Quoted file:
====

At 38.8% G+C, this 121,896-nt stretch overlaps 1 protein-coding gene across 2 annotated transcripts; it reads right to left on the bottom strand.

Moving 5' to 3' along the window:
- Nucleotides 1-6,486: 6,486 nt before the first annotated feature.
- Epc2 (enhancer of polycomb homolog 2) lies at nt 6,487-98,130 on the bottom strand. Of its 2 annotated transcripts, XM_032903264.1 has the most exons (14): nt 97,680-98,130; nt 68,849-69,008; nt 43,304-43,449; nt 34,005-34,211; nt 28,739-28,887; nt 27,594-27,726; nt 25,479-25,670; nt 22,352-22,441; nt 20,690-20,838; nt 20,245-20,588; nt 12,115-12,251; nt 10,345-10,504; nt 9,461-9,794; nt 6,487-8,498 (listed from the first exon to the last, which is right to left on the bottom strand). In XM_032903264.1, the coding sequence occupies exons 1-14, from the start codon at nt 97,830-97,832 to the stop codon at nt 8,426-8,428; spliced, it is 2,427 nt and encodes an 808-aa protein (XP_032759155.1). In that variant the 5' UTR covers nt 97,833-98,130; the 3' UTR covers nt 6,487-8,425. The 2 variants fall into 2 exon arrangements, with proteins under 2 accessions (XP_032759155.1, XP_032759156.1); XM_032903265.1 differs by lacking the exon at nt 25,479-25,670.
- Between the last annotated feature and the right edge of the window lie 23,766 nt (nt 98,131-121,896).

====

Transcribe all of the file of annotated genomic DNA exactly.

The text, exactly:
At 38.8% G+C, this 121,896-nt stretch overlaps 1 protein-coding gene across 2 annotated transcripts; it reads right to left on the bottom strand.

Moving 5' to 3' along the window:
- Nucleotides 1-6,486: 6,486 nt before the first annotated feature.
- Epc2 (enhancer of polycomb homolog 2) lies at nt 6,487-98,130 on the bottom strand. Of its 2 annotated transcripts, XM_032903264.1 has the most exons (14): nt 97,680-98,130; nt 68,849-69,008; nt 43,304-43,449; nt 34,005-34,211; nt 28,739-28,887; nt 27,594-27,726; nt 25,479-25,670; nt 22,352-22,441; nt 20,690-20,838; nt 20,245-20,588; nt 12,115-12,251; nt 10,345-10,504; nt 9,461-9,794; nt 6,487-8,498 (listed from the first exon to the last, which is right to left on the bottom strand). In XM_032903264.1, the coding sequence occupies exons 1-14, from the start codon at nt 97,830-97,832 to the stop codon at nt 8,426-8,428; spliced, it is 2,427 nt and encodes an 808-aa protein (XP_032759155.1). In that variant the 5' UTR covers nt 97,833-98,130; the 3' UTR covers nt 6,487-8,425. The 2 variants fall into 2 exon arrangements, with proteins under 2 accessions (XP_032759155.1, XP_032759156.1); XM_032903265.1 differs by lacking the exon at nt 25,479-25,670.
- Between the last annotated feature and the right edge of the window lie 23,766 nt (nt 98,131-121,896).